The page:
After losing to the shorthanded Timberwolves, the Lakers are at the low-point of their early season. As I mentioned in the game preview, that was a game that the Lakers needed to win simply from the standpoint of them seeing themselves are better than their record. By losing, however, it is much easier to say that the Lakers are what their record says they are: one of the worst teams in the league. Their star shooting guard may not like that and their head coach might not either but, again, you are what your record says you are.
Speaking of the head coach, after the game several reporters on site tweeted that Byron Scott was as upset as he’s been all season. He spoke of “boneheaded mistakes” and “players not ready to play” while using an expletive (or two) to emphasize his point. On the one hand, I can understand Scott’s frustration. His team just lost to one of the lesser teams in the league — a team missing three key rotation players — and did so by giving up an astonishing number of points considering the circumstances. If I were him, I’d be mad too.
On the other hand, this is at least the third time that Scott has used these adjectives to describe his team and one has to wonder when he will acknowledge his role in getting them ready to play or making some adjustments to get players on the floor who won’t be “boneheaded” and that are, actually, “ready to play”. After all, as the head coach one of his job descriptions is to get them “ready to play” and to manage players’ minutes in a manner that promotes what he wants to see from his team on the floor. In other words, maybe Scott should start to look in the mirror after some of these losses rather than consistently calling out his players. Because a team doesn’t get to 3-13 with only the players doing poorly.
As for tonight, the Lakers host an excellent Raptors team who boasts the eastern conference’s best record. Their 13 wins to only three losses is the inverse of the Lakers’ horrid beginning to the campaign and they really have been the class of the conference. And while they will be without (and miss) starting shooting guard (and L.A. native) DeMar DeRozan, they still have plenty of good players to give the Lakers fits. It starts, of course, with point guard Kyle Lowry. The bulldog of a lead guard has finally found a home in “The 6” and his game is flourishing. Not only is he still able to score and set up his teammates while defending his position well, but his game has found that maturity that allows him to recognize when it is time for him to put his foot on the pedal and take over.
Beyond Lowry, and with DeRozan sidelined, the Raptors will turn to several of their role players and look for them to step up. Prime candidates are Lou Williams and Terrance Ross. Both are capable of picking up some of the scoring load and both can give the Lakers’ fits with their ability to hit shots from deep and then use the threat of that shot to get into the paint where they can score or draw fouls. Beyond that backcourt duo, the Lakers must also look out for big men Amir Johnson (another Los Angeles product) and Jonas Valanciunas. Johnson’s ability to play 18 feet and in while running the floor for easy baskets is a skill set the Lakers have had trouble with all year. And Jonas is just a massive man who can be a real threat in the P&R and can do good work in the paint as a finisher both as a roll man or in straight post ups. His size will also need to be managed on the offensive glass so Hill and Ed Davis will have their hands full.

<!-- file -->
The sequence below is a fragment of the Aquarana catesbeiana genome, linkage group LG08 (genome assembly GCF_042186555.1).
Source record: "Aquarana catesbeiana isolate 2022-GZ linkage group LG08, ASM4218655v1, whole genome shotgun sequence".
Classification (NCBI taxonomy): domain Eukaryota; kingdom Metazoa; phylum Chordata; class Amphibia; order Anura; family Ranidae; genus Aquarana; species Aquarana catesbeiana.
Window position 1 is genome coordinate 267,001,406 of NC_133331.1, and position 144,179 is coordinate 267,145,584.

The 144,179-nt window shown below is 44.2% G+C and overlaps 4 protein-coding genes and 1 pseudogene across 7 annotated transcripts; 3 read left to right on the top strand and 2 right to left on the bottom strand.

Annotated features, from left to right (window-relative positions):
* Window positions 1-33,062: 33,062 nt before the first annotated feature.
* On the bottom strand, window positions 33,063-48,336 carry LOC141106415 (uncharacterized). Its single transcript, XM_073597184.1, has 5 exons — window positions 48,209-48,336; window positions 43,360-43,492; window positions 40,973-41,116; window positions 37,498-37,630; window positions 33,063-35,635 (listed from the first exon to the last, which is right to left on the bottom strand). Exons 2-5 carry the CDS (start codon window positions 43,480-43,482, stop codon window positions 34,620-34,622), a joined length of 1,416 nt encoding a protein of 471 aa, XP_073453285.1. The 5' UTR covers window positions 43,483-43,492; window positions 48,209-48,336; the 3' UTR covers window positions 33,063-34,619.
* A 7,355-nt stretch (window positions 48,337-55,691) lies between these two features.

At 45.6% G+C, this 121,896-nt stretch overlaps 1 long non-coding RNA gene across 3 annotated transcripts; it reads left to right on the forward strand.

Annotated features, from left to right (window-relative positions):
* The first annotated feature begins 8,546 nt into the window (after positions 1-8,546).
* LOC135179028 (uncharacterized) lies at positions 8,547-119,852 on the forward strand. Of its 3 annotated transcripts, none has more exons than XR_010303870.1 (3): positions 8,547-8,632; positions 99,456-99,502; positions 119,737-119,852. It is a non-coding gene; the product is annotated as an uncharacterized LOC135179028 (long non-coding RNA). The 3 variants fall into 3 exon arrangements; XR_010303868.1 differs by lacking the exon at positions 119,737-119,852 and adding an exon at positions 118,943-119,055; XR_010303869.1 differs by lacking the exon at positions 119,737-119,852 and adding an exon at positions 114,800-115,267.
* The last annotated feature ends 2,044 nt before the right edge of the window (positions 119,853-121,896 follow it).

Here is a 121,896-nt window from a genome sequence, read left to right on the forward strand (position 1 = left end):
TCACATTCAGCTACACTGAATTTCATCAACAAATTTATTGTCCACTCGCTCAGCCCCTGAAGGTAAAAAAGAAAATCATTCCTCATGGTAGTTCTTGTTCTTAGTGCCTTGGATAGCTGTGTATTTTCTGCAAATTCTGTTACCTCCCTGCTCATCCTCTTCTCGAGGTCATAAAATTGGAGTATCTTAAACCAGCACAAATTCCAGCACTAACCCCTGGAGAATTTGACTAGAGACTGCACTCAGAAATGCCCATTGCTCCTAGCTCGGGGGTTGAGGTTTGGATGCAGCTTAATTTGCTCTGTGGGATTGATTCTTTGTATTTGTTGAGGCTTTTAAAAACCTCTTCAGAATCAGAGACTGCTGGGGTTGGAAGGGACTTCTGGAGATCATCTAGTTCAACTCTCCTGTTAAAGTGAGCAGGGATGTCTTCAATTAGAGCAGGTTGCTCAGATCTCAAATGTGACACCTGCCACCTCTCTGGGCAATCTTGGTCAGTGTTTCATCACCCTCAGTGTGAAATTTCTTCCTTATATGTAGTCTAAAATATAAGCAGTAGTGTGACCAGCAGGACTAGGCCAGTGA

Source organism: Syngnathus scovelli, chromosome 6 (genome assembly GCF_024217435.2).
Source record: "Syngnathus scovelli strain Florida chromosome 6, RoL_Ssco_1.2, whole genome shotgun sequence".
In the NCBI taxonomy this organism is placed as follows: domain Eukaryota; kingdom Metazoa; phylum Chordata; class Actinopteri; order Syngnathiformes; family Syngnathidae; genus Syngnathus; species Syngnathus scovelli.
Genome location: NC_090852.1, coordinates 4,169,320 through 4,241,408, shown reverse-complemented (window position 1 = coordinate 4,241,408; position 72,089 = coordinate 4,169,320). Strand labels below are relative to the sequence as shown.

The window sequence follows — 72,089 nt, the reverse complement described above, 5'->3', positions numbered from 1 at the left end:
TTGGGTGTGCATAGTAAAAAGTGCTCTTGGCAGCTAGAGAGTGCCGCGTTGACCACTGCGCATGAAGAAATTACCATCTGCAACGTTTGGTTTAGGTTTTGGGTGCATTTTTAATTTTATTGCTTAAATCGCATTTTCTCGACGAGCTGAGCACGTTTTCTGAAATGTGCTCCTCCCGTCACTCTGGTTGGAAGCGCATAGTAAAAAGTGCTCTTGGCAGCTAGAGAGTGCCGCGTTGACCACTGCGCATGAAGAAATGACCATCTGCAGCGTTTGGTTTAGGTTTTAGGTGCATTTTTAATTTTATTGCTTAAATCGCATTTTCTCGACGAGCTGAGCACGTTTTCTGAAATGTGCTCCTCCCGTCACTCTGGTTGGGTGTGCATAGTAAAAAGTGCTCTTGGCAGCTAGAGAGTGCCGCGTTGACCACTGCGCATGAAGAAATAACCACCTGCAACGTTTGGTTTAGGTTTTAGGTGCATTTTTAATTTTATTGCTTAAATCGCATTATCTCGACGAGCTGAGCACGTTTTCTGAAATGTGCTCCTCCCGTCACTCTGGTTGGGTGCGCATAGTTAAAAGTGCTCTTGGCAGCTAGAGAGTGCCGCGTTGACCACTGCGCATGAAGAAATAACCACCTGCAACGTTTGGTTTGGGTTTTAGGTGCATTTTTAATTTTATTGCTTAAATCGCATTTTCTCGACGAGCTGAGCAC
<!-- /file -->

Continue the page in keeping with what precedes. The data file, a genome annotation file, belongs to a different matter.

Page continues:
The Raptors go even deeper than these players, however, and on any given night any of the above can be outshined by Grevis Vasquez or Patrick Patterson or even James Johnson should they have a good night. This is why this team has only lost three games all year and why the Lakers will be lucky to be in this game by halftime. Their depth can devastate good teams whose benches can’t keep up and against a Lakers’ team who consistently has trouble keeping defenses honest when Lin and Kobe go to the bench, tonight will be extra difficult when substitutes from both sides are on the floor.
From the Lakers’ end, then, the best they can hope for is that their offense finds enough of a groove to keep the game close and that their defense can put the Raptors into end of clock situations where they have to over-rely on Lowry to create a shot against a defense that is gearing up to stop him. This, of course, is a bit of a long shot. But in a season where the Lakers aren’t very good, long shots is all they have against top notch opponents.
Where you can watch: 6:30pm start time on TWC Sportsnet. Also listen on ESPN Radio 710AM.